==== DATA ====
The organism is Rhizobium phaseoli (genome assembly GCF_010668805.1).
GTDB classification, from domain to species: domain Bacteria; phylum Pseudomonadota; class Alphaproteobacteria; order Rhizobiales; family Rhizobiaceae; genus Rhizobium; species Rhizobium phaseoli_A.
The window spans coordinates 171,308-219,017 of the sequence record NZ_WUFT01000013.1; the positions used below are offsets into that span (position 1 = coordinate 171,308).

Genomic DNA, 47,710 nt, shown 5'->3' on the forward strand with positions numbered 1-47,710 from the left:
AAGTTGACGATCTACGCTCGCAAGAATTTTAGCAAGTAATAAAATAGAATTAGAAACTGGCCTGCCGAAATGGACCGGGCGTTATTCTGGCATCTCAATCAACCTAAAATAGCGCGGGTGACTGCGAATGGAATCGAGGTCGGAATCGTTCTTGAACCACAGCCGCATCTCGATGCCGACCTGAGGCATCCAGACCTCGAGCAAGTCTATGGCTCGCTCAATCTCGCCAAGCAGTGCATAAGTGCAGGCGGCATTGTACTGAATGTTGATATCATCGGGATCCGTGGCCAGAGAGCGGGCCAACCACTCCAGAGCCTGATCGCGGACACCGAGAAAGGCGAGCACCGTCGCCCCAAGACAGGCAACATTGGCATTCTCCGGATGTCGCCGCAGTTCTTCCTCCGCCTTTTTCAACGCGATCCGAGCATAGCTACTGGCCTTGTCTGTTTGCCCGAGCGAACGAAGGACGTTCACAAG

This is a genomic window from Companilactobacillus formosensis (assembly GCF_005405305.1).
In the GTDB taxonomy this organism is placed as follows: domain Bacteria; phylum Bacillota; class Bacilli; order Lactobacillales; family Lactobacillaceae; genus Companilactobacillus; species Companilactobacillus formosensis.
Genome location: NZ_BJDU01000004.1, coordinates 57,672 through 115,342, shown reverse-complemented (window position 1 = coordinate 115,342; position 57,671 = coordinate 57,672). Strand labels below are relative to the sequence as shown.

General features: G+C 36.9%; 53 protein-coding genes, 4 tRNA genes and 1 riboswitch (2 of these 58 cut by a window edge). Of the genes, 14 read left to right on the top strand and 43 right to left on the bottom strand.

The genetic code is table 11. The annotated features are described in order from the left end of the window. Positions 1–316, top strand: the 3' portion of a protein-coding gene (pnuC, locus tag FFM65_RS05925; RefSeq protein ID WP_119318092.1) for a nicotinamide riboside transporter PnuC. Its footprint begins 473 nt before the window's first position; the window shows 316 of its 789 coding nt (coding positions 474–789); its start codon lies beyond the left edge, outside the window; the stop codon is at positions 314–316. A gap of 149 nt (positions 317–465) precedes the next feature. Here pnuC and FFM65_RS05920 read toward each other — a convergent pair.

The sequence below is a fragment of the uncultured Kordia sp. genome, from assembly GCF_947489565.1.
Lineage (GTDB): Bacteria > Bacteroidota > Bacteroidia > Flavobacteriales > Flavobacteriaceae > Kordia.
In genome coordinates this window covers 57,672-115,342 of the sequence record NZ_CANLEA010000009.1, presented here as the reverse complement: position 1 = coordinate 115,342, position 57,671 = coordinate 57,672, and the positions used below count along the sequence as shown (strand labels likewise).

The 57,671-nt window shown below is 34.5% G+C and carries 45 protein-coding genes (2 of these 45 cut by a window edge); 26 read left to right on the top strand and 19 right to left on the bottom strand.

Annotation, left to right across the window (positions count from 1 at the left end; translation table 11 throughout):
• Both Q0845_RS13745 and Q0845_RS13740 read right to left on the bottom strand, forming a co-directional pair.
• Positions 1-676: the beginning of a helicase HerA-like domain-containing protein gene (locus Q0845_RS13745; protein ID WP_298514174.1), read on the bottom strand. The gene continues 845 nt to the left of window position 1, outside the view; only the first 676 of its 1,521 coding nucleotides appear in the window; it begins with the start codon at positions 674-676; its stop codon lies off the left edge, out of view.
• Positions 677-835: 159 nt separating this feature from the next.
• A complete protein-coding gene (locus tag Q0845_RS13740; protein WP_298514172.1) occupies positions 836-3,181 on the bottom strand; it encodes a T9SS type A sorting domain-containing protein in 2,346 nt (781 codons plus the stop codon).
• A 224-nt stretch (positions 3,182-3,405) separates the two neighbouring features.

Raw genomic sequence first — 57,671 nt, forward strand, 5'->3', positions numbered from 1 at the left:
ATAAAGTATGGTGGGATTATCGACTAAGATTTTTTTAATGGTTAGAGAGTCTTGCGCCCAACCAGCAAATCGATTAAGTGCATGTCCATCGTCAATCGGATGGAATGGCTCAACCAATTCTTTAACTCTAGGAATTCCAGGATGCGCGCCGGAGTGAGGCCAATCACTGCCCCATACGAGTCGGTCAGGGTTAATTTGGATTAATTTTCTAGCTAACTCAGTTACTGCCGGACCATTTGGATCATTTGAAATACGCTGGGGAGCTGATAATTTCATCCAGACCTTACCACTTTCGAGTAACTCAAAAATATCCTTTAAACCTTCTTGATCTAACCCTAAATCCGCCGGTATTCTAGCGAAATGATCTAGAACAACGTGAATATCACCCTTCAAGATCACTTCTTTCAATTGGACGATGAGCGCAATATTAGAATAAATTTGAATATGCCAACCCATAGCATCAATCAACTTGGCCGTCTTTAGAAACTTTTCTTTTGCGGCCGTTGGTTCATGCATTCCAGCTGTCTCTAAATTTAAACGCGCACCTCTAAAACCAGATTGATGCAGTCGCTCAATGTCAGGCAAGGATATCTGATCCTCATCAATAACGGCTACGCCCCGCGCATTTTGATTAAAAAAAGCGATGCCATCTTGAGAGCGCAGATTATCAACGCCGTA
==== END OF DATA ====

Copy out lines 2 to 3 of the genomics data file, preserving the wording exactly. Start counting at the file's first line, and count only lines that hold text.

GTDB classification, from domain to species: domain Bacteria; phylum Pseudomonadota; class Alphaproteobacteria; order Rhizobiales; family Rhizobiaceae; genus Rhizobium; species Rhizobium phaseoli_A.
The window spans coordinates 171,308-219,017 of the sequence record NZ_WUFT01000013.1; the positions used below are offsets into that span (position 1 = coordinate 171,308).